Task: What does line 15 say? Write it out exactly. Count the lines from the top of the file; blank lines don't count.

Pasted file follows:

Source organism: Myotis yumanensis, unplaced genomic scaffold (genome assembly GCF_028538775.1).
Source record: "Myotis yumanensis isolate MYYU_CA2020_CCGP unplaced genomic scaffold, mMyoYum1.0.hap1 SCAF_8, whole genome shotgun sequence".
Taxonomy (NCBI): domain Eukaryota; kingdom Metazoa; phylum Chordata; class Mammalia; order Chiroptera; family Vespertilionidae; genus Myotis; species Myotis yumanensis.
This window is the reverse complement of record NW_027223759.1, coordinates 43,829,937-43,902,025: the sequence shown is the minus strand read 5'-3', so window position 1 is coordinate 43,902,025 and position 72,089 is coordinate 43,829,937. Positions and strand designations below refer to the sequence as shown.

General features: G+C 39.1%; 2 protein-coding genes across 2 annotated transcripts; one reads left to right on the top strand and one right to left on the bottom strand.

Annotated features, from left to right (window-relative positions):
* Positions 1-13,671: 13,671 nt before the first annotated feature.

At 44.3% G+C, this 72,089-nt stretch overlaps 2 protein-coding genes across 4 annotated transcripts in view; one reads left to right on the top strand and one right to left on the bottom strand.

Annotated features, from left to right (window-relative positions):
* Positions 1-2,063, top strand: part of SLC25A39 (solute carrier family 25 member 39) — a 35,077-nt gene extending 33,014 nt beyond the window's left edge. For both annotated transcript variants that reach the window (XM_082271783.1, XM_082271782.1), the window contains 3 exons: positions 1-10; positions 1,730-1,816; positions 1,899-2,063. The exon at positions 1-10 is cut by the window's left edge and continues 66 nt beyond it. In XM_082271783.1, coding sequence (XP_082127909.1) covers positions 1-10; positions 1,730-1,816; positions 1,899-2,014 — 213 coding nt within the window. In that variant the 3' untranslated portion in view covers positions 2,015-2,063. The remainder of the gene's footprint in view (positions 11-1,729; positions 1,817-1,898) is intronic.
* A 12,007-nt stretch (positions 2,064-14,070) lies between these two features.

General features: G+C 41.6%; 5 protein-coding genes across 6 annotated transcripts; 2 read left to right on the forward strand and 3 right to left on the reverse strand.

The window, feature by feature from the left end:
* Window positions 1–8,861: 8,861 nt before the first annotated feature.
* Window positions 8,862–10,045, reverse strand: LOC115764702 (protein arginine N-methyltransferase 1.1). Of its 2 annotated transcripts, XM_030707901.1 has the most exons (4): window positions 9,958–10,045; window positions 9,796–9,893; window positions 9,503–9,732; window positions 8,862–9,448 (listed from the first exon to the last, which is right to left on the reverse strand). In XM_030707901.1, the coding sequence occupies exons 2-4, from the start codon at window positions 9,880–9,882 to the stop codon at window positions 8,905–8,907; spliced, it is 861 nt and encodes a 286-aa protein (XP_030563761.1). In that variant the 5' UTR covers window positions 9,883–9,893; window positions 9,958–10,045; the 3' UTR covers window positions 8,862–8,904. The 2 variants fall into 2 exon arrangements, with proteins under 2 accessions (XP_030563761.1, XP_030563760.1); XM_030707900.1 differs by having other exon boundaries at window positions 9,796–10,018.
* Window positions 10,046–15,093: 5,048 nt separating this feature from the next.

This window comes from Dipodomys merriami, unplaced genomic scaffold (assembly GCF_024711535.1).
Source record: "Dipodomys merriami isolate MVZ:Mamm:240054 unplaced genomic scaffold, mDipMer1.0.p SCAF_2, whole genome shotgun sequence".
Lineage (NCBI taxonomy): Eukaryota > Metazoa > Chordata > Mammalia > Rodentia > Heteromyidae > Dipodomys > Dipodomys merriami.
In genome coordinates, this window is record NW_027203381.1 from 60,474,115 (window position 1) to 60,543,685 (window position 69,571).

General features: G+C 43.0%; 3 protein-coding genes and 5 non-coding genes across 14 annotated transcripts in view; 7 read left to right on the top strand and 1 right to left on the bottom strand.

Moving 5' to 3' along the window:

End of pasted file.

* Window positions 8,862–10,045, reverse strand: LOC115764702 (protein arginine N-methyltransferase 1.1). Of its 2 annotated transcripts, XM_030707901.1 has the most exons (4): window positions 9,958–10,045; window positions 9,796–9,893; window positions 9,503–9,732; window positions 8,862–9,448 (listed from the first exon to the last, which is right to left on the reverse strand). In XM_030707901.1, the coding sequence occupies exons 2-4, from the start codon at window positions 9,880–9,882 to the stop codon at window positions 8,905–8,907; spliced, it is 861 nt and encodes a 286-aa protein (XP_030563761.1). In that variant the 5' UTR covers window positions 9,883–9,893; window positions 9,958–10,045; the 3' UTR covers window positions 8,862–8,904. The 2 variants fall into 2 exon arrangements, with proteins under 2 accessions (XP_030563761.1, XP_030563760.1); XM_030707900.1 differs by having other exon boundaries at window positions 9,796–10,018.